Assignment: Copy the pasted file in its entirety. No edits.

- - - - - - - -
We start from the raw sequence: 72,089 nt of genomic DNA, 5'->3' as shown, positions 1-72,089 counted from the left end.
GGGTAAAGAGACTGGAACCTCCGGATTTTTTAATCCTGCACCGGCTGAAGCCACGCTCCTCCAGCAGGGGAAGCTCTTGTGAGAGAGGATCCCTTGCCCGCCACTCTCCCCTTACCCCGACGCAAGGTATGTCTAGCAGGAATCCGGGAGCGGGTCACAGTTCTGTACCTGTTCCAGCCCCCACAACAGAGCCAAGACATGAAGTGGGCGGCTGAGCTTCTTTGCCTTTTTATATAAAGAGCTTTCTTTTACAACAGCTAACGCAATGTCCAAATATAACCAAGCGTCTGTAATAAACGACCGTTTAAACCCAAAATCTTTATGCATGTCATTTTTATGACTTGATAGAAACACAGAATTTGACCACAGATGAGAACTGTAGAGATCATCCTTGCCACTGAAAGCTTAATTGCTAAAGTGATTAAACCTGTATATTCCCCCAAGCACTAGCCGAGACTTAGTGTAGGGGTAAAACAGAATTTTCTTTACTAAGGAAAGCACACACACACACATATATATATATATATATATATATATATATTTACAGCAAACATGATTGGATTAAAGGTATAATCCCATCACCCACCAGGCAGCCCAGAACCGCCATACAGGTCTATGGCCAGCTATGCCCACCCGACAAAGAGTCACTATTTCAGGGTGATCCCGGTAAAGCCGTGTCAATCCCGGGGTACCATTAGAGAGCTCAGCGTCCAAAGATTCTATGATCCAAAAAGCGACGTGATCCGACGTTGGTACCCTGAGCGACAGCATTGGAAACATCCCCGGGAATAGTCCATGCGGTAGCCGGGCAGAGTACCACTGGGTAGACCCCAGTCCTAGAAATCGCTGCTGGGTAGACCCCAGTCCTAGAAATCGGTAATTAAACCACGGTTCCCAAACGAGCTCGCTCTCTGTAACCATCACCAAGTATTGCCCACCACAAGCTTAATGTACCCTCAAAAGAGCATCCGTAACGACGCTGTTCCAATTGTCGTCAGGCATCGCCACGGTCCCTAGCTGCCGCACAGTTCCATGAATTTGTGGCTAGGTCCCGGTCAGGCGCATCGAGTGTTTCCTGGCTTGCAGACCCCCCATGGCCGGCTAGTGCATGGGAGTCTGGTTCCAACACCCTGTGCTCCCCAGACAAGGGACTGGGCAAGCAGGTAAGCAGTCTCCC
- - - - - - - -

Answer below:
We start from the raw sequence: 72,089 nt of genomic DNA, 5'->3' as shown, positions 1-72,089 counted from the left end.
GGGTAAAGAGACTGGAACCTCCGGATTTTTTAATCCTGCACCGGCTGAAGCCACGCTCCTCCAGCAGGGGAAGCTCTTGTGAGAGAGGATCCCTTGCCCGCCACTCTCCCCTTACCCCGACGCAAGGTATGTCTAGCAGGAATCCGGGAGCGGGTCACAGTTCTGTACCTGTTCCAGCCCCCACAACAGAGCCAAGACATGAAGTGGGCGGCTGAGCTTCTTTGCCTTTTTATATAAAGAGCTTTCTTTTACAACAGCTAACGCAATGTCCAAATATAACCAAGCGTCTGTAATAAACGACCGTTTAAACCCAAAATCTTTATGCATGTCATTTTTATGACTTGATAGAAACACAGAATTTGACCACAGATGAGAACTGTAGAGATCATCCTTGCCACTGAAAGCTTAATTGCTAAAGTGATTAAACCTGTATATTCCCCCAAGCACTAGCCGAGACTTAGTGTAGGGGTAAAACAGAATTTTCTTTACTAAGGAAAGCACACACACACACATATATATATATATATATATATATATATATTTACAGCAAACATGATTGGATTAAAGGTATAATCCCATCACCCACCAGGCAGCCCAGAACCGCCATACAGGTCTATGGCCAGCTATGCCCACCCGACAAAGAGTCACTATTTCAGGGTGATCCCGGTAAAGCCGTGTCAATCCCGGGGTACCATTAGAGAGCTCAGCGTCCAAAGATTCTATGATCCAAAAAGCGACGTGATCCGACGTTGGTACCCTGAGCGACAGCATTGGAAACATCCCCGGGAATAGTCCATGCGGTAGCCGGGCAGAGTACCACTGGGTAGACCCCAGTCCTAGAAATCGCTGCTGGGTAGACCCCAGTCCTAGAAATCGGTAATTAAACCACGGTTCCCAAACGAGCTCGCTCTCTGTAACCATCACCAAGTATTGCCCACCACAAGCTTAATGTACCCTCAAAAGAGCATCCGTAACGACGCTGTTCCAATTGTCGTCAGGCATCGCCACGGTCCCTAGCTGCCGCACAGTTCCATGAATTTGTGGCTAGGTCCCGGTCAGGCGCATCGAGTGTTTCCTGGCTTGCAGACCCCCCATGGCCGGCTAGTGCATGGGAGTCTGGTTCCAACACCCTGTGCTCCCCAGACAAGGGACTGGGCAAGCAGGTAAGCAGTCTCCC